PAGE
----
Harpole’s South West door capitals bring further unexpected delights. The east side has this rather indistinct design on which at least one and possib;y more serpents are writhing. Above it is a simple zig-zag design.

The south side gives us what looks like a cat mask with serpents or foliage emanating from the mouth.

Close up of the zig zag design

The south western door. The alternately-coloured stone blocks are a delight. Note the capitals.

The south eastern door also has the alternate colours.

The west front with its triple lancet arrangement, surely a product of the Early English era.

It is worth comparing the south western door which, with its primitive and semi-pagan carvings with the south eastern door. Superficially they are the same but the stone shafts within the eastern door are much more slender and finely carved. The capitals are simple but quite sophisticated waterleaf designs. What we are seeing here are two doors of a very similar era but reflecting the architectural differences between the Norman south west door and the Transitional of the south east door: the eastern door is altogether more refined but still retains a rounded arch. When we look at the west front, however, we see Early English lancets with pointed arches but still with the alternating colours in the voussoirs (individual stones). Thus, Harpole seems to be a particularly interesting melange of three styles that overlapped each other chronologically.

The capitals on the shafts of the south east door.

Harpole Church from the north west.

Harpole’s mysteries continue with a very badly weathered tower corbel table. It’s a bit of a mess and one or two “faces” appear to have been re-cut at sometime in the past. The mystery is in the centre...see below...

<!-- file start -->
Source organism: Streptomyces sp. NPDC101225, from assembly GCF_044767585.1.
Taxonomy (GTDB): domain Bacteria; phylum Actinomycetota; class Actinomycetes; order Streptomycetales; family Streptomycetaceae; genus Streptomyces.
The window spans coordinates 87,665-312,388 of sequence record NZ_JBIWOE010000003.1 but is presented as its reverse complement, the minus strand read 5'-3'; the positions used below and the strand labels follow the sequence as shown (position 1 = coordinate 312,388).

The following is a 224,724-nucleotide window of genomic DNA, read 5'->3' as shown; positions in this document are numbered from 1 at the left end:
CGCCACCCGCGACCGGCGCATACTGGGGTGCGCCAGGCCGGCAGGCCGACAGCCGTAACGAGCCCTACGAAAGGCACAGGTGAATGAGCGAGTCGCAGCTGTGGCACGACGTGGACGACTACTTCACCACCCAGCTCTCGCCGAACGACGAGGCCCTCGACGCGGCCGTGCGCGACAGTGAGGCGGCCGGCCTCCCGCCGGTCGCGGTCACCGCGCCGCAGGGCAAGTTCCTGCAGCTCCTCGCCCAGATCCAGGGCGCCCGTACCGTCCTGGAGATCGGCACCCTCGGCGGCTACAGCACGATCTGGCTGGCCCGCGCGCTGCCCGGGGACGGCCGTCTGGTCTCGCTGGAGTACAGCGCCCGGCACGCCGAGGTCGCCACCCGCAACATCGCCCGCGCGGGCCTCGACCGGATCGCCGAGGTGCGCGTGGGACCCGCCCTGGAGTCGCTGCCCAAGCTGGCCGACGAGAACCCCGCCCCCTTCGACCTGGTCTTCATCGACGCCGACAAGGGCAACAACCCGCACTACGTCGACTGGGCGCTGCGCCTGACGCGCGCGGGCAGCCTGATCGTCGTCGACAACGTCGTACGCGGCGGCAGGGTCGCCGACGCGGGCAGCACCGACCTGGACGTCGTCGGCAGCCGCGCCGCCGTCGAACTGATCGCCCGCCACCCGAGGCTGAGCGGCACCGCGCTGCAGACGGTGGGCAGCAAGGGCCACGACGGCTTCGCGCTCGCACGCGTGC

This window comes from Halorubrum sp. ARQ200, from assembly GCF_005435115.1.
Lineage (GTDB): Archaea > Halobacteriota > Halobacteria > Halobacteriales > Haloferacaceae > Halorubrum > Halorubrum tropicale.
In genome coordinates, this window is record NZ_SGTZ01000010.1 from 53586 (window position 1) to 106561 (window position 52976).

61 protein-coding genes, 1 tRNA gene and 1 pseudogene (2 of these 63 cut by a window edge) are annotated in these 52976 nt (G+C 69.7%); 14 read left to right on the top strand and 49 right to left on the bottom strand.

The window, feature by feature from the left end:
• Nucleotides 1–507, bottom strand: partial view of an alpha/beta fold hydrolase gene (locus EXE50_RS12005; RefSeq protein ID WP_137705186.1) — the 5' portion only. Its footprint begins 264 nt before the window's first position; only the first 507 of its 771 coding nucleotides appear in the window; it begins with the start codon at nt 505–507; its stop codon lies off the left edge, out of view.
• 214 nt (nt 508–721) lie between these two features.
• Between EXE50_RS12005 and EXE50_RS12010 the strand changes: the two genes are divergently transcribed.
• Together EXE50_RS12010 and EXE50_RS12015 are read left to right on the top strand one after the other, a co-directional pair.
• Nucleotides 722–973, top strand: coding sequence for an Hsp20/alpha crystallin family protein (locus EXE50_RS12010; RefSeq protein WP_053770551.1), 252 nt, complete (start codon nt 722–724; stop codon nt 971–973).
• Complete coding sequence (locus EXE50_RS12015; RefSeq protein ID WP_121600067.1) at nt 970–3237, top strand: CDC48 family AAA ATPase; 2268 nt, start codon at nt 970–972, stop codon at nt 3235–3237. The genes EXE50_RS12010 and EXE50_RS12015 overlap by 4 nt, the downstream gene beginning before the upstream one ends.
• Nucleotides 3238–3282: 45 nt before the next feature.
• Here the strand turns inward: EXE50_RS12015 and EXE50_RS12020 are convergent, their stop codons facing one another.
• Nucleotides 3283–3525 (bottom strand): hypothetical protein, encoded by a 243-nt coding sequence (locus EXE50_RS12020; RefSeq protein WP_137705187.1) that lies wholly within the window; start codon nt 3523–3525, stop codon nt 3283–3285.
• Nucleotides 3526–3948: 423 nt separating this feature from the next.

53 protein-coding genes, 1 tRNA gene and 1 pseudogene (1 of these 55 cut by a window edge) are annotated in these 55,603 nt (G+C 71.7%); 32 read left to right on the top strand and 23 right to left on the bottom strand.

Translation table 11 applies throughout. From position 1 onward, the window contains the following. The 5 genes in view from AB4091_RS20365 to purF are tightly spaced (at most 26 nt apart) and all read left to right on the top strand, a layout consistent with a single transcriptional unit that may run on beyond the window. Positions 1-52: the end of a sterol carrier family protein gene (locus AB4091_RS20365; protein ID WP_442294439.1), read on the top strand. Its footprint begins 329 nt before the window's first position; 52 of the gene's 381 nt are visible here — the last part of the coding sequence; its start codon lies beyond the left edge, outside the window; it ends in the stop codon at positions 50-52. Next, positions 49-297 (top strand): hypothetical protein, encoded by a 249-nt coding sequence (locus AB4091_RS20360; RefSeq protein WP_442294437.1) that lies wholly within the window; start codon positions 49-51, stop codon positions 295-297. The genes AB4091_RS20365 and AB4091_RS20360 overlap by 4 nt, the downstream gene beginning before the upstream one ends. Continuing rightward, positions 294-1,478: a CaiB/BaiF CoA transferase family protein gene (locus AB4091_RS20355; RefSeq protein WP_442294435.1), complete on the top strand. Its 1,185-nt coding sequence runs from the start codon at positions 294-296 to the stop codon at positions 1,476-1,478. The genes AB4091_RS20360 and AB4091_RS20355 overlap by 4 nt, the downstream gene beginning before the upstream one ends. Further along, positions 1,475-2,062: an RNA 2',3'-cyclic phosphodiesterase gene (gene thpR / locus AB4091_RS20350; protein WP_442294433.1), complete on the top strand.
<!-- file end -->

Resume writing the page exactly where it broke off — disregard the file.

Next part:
This double-ended beastie - with what looks like a spider’s web on its back -  wouldn’t be out of place on a Norman corbel table, nor on a Decorated period cornice frieze. On an Early English tower, however, this is decidedly unusual. During that period semi-pagan decoration had given way to simple architectural lines with little adornment - see, for example, the simple capitals of the south east door (above). It all adds rather to the impression I have that Harpole was worked on over a decade or two and that the styles were mixed up as the mood took the masons!

I don’t mean that as a criticism; far from it. This is the glory of the English Parish Church - all very homespun and a bit of a mystery. And if ever a church proved that architectural styles and habits changed overnight then Harpole is that church! We loved it.

Also Northamptonshire has one of the worst records for locked churches in our experience. Harpole is an exception that is open every day. Bravo, Harpole and its churchwardens.